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How Long Does Makeup Really Last?

How Long Does Makeup Really Last?

It’s always a good time to go through your makeup drawer or cosmetic bag and purge the products that have been sitting around for quite some time. As far as that glittery eyeliner you haven’t used in or the foundation that wasn’t quite right (but you decided to hold on to just in case), at this point they are more likely to do harm than good.

Bacteria and other microorganisms are introduced to your makeup each and every time you use a particular item. If that doesn’t scare you enough, imagine what happens when you expose your products to these germs and leave them sitting in the heat and humidity of your bathroom. Over time, these microorganisms are going to proliferate within your makeup, and potentially increase the chances of skin infection or exacerbate acne, rosacea and other skin conditions.

This is exactly why makeup products have expiration icons—but it can be hard to keep track when these labels are on outer packaging you probably toss in the trash as soon as you try something new. Yet it’s easier than you think to manage product expiration dates, but it may take a wee bit of effort.

If you’re a data geek, simply start a spreadsheet. Enter a product when you open it and make note of when it’s time to toss it based on the icon that indicates a 6-, 12-, 18- or 24-month window of use. If you’re less technology-inclined, a piece of masking tape marked with a product’s “to-toss” date works just as well.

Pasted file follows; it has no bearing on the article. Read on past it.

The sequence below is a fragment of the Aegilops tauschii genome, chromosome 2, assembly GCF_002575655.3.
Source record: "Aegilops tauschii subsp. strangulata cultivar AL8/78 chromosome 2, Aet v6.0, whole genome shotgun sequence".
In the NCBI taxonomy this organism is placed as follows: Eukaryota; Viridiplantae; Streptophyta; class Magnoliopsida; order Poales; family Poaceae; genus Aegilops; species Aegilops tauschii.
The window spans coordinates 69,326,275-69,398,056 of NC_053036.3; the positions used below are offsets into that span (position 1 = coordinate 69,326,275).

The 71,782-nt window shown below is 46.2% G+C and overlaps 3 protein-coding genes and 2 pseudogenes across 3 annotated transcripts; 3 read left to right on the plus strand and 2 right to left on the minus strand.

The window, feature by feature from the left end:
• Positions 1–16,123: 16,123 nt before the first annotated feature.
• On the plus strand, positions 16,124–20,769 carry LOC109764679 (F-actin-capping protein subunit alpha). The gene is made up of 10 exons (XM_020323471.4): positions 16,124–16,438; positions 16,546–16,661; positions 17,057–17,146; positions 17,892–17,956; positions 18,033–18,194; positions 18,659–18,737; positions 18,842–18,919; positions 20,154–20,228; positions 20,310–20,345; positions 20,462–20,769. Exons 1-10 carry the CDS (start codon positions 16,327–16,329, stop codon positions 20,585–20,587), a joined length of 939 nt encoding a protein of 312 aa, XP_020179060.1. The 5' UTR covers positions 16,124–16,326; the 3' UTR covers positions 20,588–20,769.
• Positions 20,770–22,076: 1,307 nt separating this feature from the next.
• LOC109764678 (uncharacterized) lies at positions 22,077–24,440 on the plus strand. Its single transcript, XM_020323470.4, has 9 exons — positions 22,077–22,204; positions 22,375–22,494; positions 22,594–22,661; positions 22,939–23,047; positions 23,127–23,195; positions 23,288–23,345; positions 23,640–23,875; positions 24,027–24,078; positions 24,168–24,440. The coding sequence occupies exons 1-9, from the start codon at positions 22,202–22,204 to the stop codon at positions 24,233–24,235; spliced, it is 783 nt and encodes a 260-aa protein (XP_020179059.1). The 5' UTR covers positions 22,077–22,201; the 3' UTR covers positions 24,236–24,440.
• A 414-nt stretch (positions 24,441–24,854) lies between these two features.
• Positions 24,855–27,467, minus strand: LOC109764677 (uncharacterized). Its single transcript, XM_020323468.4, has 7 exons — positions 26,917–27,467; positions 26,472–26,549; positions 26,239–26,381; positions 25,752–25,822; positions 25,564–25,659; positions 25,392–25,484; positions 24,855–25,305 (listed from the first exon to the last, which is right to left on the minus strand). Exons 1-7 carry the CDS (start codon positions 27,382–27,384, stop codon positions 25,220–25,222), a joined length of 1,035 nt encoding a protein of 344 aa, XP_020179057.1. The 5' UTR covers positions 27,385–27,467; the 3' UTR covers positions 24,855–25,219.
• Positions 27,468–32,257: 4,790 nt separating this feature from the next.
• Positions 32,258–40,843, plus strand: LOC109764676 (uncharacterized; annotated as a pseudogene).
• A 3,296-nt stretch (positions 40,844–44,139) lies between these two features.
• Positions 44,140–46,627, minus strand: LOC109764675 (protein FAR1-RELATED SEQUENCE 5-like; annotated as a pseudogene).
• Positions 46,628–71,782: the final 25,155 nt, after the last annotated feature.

I recently went through my makeup stash and realized I have eyeliners, eye shadows, lip balms and more that have been sitting idle for ages—and a major purge ensued. (On the bright side, this means shopping for new makeup is in order!) Here, the general expiration guidelines for optimal makeup freshness and safety

Mascara: Air and bacteria get into the tube every time you use it, so it’s best to replace your mascara every three to six months.

Eyeliner: Sharpening with every use can help keep your eyeliner germ-free for up to a year, but retractable pencils or gels have a shelf life of about six months.

Powders: Eyeshadows, blushes and other powders are generally good for up to two years but be sure to keep an eye out for changes in texture or smell that can mean the product has gone bad.

Foundation: Pump-based foundations can maintain their integrity for up to two years, but by then it’s probably a great time to try something new.

Lipstick: Many of us have a tendency to collect lipsticks, but it’s usually best to discard them after two years—and sanitize them with a spritz of alcohol before using if it’s been a while since your last use.